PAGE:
• OLD SCHOOL HISTORY (June 6, 1992) – WCW Saturday Night
On this day in 1992, Ted Turner’s World Championship Wrestling aired an episode of their weekly TV show ‘WCW Saturday Night’.
It featured pre-taped matches, interviews & storyline segments on the road to the ‘WCW Beach Blast 1992’ PPV.
The card of the show can be found here:
– Johnny B. Badd vs. Mike Thor
– DDP & Ricky Morton vs. Ricky Steamboat & Nikita Koloff
– Super Invader vs. Jason Knight
– WCW Magazine: Beach Blast
– Dustin Rhodes vs. Rip Rogers
– Arn Anderson vs. Barry Windham
• Enzo Amore On Why WWE Broke Up His Tag Team With Big Cass
During a recent appearance on Keeping it 100 with Konnan podcast, former WWE wrestler Enzo Amore talked about why WWE broke up his tag team with Big Cass, John Cena’s gimmick & more.
Below are the highlights:
On WWE breaking up his tag team with Big Cass:
“If you think about it, me and Big Cass at one point were the #1 merchandise selling people in the company. In the height of our run we were split up in the #1 ratings draw in the company.
If you had kept me and Cass together, or given us the tag titles, or given one of us a push towards the title and the other one pushed towards the title, there was some major super-star potential there, which was a scary thought to those in the higher-ups, or they creatively had a different take.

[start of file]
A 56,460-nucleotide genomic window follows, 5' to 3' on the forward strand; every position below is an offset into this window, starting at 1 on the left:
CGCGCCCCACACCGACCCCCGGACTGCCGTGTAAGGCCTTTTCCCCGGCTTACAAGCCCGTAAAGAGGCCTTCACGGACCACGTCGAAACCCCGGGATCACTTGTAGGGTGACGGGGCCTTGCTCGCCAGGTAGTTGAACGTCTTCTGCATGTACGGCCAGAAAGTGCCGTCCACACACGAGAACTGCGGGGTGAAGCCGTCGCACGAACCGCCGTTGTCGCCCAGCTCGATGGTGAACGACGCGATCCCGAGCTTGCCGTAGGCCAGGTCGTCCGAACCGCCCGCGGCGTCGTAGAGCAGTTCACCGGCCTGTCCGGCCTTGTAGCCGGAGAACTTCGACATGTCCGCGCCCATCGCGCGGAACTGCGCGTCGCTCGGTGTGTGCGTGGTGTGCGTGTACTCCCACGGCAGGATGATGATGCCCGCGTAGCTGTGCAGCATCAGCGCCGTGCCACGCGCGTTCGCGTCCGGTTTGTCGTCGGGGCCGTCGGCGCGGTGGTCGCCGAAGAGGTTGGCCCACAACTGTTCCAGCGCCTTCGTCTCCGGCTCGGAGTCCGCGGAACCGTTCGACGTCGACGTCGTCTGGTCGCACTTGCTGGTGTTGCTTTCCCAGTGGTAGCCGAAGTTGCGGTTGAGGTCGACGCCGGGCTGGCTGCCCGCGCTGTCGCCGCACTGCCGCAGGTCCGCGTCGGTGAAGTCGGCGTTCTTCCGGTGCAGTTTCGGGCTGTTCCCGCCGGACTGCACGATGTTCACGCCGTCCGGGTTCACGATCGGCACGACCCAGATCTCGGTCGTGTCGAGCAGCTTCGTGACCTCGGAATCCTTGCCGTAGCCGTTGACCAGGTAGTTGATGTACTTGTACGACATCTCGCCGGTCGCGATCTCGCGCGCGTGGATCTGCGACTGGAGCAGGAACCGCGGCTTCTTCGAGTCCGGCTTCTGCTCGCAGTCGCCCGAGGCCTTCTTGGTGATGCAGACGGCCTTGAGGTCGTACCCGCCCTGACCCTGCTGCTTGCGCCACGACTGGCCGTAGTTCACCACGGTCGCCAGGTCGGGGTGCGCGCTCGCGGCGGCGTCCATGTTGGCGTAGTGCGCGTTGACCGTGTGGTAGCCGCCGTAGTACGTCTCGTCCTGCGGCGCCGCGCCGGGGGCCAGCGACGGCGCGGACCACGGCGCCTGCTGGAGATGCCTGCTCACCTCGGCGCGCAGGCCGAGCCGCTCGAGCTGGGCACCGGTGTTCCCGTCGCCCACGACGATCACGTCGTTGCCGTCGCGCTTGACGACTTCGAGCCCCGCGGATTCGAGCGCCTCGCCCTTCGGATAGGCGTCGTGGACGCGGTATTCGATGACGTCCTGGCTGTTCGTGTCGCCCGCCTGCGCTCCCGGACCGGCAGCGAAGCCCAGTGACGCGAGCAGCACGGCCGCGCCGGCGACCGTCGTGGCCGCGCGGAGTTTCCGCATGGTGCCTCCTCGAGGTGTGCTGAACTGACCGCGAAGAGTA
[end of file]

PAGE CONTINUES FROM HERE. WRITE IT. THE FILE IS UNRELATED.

When I debuted in an arena on television and everyone in the arena introduced me and Cass, from there on up I never went down. I peaked and went out with a title on my waist. So, from the NXT days I was charismatic and over the top with a character, but was very approachable at a mall, or in a store; I never said no to a picture, and the love for me was different than with some other people. So, when I did things, I embraced all of that and I never let, as I make light on a character phrase, I never let a cup of haters dictate my life because I never had to politic.”
On John Cena’s gimmick:
“The first day I was in WWE with Big Cass I debuted in a television segment that I was meant to lose to Mason Ryan and get him over on the microphone. John Cena was backstage by chance, just by chance, and I went with my phrase ‘Realest Guy in the Room, How You Doin?’ Cena invited me in a dark segment with him because at the time the NXT brand was being birthed; we needed John Cena to keep the fans in attendance until the dark segment of the show to keep Cena out.
I think if you look back to John Cena, this was my outlook when I got into the business. I don’t think you can sit here and tell me that hip hop, which is the No. 1 trending music in the world and is the cultural shock and wave of all social media, it is all those things and John Cena encompassed that and got it over.
Then he transcended that gimmick into becoming the face of a company and encouraging people to never give up, but without that he wouldn’t have gotten where he was at. I encompassed those things because I saw that from a distance.”